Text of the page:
Tiles are low maintenance, highly insulating and long-wearing, with a minimum life span of 50 years for terracotta and 20 years for concrete. Terracotta tiles are formed from kiln-fired natural clay topped with glaze. The colour is locked in, which means they don’t tend to show their age.

Concrete tiles are made from sand and cement, with a pigmented colour coat on top or with pigment mixed through for longer wear. Concrete is unglazed, and UV rays and pollution can dull the colour over time, though a coat of enamel spray revives concrete, unlike terracotta.

A yearly professional high-pressure clean prevents lichen and moss on tiles. A discolouration called efflorescence can affect concrete, but a sealant will help.

Zinc And Copper Cladding Roofing

When a home requires more than just a roof overhead, specialty metals are a seriously stylish option. Copper and zinc are durable, robust and, unlike other roof materials, the patina gets better with age with just an optional wash down required if leaves and dirt build-up.

Bluestone And Synthetic Slate Roof

Bluestone or slate is up there with hardwood floors and high ceilings as an architectural classic. The beauty of this building material is in the subtler variations of textures, drawn from the unique landscape where it was formed. The disadvantages are that slate is heavy, expensive and very fiddly to install.

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What Are the Main Types of Roof Tiles?

Once you know the factors to consider, it is time to make a decision. Consider all the available choices of roofing tiles before you contact your roofer for roof restoration. Here are the main roofing tiles.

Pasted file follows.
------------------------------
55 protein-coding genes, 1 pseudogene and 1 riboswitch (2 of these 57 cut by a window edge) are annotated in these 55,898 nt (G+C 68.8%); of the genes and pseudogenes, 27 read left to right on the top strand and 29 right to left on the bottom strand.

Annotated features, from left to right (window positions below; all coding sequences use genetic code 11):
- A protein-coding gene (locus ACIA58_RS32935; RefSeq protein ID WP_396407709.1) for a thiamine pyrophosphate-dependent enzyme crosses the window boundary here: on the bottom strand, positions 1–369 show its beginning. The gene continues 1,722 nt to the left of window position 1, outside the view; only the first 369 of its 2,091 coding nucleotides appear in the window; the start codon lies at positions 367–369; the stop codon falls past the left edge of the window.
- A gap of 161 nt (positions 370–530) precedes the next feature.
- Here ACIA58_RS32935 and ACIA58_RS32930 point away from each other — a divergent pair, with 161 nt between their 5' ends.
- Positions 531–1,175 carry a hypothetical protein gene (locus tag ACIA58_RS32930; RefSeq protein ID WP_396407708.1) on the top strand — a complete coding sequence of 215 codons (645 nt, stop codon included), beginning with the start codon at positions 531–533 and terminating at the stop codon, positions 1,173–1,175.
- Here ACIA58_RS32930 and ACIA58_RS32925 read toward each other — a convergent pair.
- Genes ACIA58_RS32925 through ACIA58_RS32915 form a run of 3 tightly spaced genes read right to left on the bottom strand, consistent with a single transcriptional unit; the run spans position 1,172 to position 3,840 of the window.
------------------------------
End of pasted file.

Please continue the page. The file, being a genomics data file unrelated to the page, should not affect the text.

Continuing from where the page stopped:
Metal Tiles

Metal tiles are similar to metal roofs in that they share most of the advantages. These include longevity, very few leaks, and durability. The upside to using metal tiles as opposed to metal roofs is that metal tiles have more styles to choose from.

Nowadays, metal tiles can be fabricated to look like slate tiles, clay tiles, and several other roofing tiles. They are then applied an acrylic coating to protect and enhance the look. Such tiles are suitable for homeowners who are not looking to add reinforcements to their roof decks.

This is because metal tiles are lighter than concrete tiles but thicker than asphalt tiles.

Copper Tiles

Copper roofs are known to last for more than a century before they need to be replaced. Copper tiles offer the same durability as copper roofs, but they are more versatile, which makes compatible with different roof styles. The biggest downside to using copper tiles is that they require professionals to install.

They are also expensive to maintain.

Stone Tiles

Slate tiles have been around for centuries, primarily due to their longevity and pleasant colours. They can last up to 100 years. They also have a unique colour variation that adds a pleasant look to a building.

Slate tiles are expensive and difficult to install, which is one of the reasons that homeowners prefer to avoid them. Finding an experienced roofer to install the slate tiles will also be a problem. However, the authentic look you get from these tiles is worth the hustle.